____  ___  | |  __  __
|| || || || | | |/ \/\ |
||-|| ||-|| | | || || ||
||    || || |_| || || ||

Palm Tungsten T3

Palm Pilot, Handspring Visor, Sony Clie, etc. were all wonderful little devices in their own right.  The original Palm Pilots were solid organizers, Visors had crazy amounts of expansion options and a Clie would doom you to the world of pain and suffering that is the Sony Memory Stick.
Previously I looked back on Handspring's Visor and what a cool little handheld tool it was in the early aughts.  Could it be a daily driver or accessory today?  Probably not, thought it does have battery life and expandible storage going for it. It was especially fun to tinker and getting working with J-Pilot on OpenBSD and get Palm Apps running on it.  I honestly don't mind the Palm calendar and there are halfway decent Gameboy emulators out there for it but the real fun came in getting the "IR Blaster" Palm app up and running.  It's understandable why modern devices don't continue to tout IrDA ports but it's entertaining and downright handy to change channels at home, turn down the volume on overly loud store TVs and, as an added bonus, print via IR to equally archaic HP Laserjets.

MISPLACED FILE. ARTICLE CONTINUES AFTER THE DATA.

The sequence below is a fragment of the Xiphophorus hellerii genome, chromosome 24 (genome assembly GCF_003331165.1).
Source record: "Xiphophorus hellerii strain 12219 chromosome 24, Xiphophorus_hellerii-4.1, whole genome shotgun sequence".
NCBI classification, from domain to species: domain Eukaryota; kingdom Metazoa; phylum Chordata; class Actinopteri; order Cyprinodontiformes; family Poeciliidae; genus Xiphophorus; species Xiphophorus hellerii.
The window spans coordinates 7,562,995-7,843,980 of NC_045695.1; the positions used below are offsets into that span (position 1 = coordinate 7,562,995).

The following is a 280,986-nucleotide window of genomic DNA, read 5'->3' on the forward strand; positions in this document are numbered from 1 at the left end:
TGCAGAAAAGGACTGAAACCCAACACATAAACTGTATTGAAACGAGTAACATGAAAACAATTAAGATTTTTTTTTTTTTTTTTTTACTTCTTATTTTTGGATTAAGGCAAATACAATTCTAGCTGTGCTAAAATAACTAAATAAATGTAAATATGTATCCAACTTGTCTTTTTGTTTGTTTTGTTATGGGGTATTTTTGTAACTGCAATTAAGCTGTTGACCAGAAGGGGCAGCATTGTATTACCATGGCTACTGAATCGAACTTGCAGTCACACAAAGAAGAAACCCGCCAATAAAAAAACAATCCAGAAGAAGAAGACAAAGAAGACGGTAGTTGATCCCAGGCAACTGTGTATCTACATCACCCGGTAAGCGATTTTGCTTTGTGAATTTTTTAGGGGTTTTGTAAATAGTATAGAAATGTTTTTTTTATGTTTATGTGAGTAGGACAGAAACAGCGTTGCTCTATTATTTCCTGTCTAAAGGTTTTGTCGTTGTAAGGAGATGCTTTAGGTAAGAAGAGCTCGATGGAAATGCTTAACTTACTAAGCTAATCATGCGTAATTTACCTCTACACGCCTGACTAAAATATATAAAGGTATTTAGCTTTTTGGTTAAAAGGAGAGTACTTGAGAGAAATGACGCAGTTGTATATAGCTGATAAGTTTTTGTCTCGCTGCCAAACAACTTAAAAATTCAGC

Along with the vast library of Palm applications for download, there are some nice built-in applications such as the Office document viewer.  Back in the era of plain ol' flip and feature phone, having a device to read Work & Excel docs would have been a very nice alternative to digging out what was almost certainly a Gateway or Compaq laptop only slightly smaller than an aircraft carrier.  Simpler times.

Final thoughts: A well-built, metal-housed device running a solid version of PalmOS with an SD card reader, nice color screen with the ability to read Office documents?  In some alternate timeline where everyone ignored the iPhone and Android was relegated to a hobby OS, we're all using the latest iteration of Palm devices and simmple phones.

Palm-related links: